Christ's Church seeks to dig up and identify hundreds of bodies buried under parking lot
Condo and retail development project would require exhuming and relocating remains
Hamilton's Christ's Church Cathedral wants to relocate the remains of about 400 people buried under a parking lot to make way for a multimillion-dollar condo and retail project.
The Very Rev. Peter Wall told city councillors Wednesday the Niagara Anglican diocese would like to identify and remove the bodies, now buried in "asphalt hell," beneath the parking lot of the James Street North church.
Wall said many of the bodies are of youth who likely died from illness and disease, part of a large burial ground of 762 graves that date from 1832 to 1853. A portion of the church dates back to 1835.
The diocese plans a condo, retail and commercial development around the historic church, which is one of the oldest cathedrals in Canada. The lot is behind the church bordering Hughson Street North.
The development, still in the design stages, would generate about $500,000 in taxes for the city, Wall said. The current plan is for it to include condos, retail and commercial space and two levels of underground parking.
The project would require the church to buy a neighbouring municipal parking lot, Wall said, and it hopes the city will offer it at a modest price. City council's general issues committee voted Wednesday to have staff report back on the possibility.
The diocese has hired an archeological firm to help with the project, Wall said.
Many of the 762 graves were lost over the years. Some were unidentified and never had gravestones, he said. One of them likely belongs to Richard Beasley, a War of 1812-era soldier and former member of the second Parliament of Upper Canada.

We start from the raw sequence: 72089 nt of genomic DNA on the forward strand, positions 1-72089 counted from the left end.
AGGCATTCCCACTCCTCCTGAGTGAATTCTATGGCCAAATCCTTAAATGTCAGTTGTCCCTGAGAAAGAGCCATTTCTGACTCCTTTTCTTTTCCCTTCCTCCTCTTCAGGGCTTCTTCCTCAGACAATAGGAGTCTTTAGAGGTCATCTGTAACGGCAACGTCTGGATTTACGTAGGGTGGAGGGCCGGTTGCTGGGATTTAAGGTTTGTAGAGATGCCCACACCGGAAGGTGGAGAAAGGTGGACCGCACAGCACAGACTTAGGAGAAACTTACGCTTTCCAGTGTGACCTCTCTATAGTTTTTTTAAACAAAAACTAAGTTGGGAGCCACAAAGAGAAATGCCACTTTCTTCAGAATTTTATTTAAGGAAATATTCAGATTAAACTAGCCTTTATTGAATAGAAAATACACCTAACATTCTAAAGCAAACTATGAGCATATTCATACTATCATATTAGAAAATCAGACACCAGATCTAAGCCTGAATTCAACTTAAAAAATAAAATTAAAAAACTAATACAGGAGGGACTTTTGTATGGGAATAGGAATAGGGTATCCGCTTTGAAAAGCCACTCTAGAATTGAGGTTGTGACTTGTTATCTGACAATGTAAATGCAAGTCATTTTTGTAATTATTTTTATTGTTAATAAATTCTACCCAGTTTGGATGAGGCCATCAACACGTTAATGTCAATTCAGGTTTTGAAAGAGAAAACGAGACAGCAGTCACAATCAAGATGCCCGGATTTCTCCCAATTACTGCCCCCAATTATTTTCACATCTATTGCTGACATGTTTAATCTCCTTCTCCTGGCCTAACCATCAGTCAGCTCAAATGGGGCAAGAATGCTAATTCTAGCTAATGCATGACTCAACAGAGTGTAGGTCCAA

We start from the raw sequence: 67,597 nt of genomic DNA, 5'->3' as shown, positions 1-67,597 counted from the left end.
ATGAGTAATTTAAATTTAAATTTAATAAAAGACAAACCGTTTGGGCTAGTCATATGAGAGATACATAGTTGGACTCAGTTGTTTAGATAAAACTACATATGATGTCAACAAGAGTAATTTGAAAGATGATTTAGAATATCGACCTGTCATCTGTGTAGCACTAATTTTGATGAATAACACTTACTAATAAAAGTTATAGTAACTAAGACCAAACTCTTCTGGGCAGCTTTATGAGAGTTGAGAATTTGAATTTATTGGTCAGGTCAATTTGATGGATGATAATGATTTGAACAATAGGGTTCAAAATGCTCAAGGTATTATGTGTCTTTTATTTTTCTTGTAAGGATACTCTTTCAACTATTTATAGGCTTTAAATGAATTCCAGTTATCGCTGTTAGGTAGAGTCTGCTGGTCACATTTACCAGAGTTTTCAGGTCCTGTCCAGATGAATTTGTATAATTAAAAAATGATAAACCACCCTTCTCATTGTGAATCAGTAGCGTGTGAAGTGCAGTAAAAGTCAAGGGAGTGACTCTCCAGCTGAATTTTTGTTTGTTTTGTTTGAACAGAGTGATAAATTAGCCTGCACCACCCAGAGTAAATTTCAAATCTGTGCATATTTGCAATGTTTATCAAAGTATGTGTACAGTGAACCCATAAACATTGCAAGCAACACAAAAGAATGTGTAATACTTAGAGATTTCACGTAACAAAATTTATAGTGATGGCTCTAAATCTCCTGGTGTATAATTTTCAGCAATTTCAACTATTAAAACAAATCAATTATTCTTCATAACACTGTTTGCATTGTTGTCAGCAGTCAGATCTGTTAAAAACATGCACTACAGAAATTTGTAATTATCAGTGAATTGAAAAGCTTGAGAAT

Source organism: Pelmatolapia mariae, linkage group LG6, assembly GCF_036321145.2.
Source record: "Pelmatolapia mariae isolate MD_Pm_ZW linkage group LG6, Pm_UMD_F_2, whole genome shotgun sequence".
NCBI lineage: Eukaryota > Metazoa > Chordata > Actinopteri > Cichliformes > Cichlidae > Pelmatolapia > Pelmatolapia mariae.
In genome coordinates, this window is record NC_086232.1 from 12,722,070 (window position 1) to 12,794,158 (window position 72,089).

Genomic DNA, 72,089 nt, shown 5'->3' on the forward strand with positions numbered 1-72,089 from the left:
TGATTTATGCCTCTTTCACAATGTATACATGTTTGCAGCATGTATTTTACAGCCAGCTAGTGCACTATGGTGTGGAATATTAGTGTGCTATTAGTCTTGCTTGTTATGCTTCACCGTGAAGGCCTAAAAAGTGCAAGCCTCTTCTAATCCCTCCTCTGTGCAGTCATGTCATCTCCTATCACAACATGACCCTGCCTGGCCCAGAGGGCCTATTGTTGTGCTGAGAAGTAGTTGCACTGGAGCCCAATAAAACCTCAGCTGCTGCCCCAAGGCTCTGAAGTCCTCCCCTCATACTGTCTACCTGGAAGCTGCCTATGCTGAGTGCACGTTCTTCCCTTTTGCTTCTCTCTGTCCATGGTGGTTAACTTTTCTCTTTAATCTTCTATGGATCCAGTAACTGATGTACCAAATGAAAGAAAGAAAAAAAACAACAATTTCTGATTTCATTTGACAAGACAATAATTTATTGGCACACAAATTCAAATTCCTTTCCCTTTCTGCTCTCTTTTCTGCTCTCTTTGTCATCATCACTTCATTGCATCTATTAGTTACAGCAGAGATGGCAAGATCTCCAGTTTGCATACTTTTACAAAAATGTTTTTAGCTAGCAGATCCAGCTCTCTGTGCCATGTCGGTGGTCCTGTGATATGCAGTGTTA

Other remains were relocated or discarded, said Wall, recalling stories of construction crews over the years that tossed bones in dumpsters.
Now, there are different rules, and the relocation will include a countrywide call for next of kin, he said. The church currently has about 25 stones in its basement associated with some of the graves, but the identity of many buried there is a mystery.
The redevelopment is necessary for the church to stay in the increasingly expensive James Street North location, Wall said.
Upkeep costs are as much as $300,000 per year for the congregation of about 300 families, he said.
"We're in the midst of trying to figure out our future," he said. "We want to stay where we are. It's tough. It's expensive."
- The story was modified to correct the title of the Very Rev. Peter Wall to Dean. He was improperly identified in a picture cutline as deacon.Sep 07, 2017 1:23 PM ET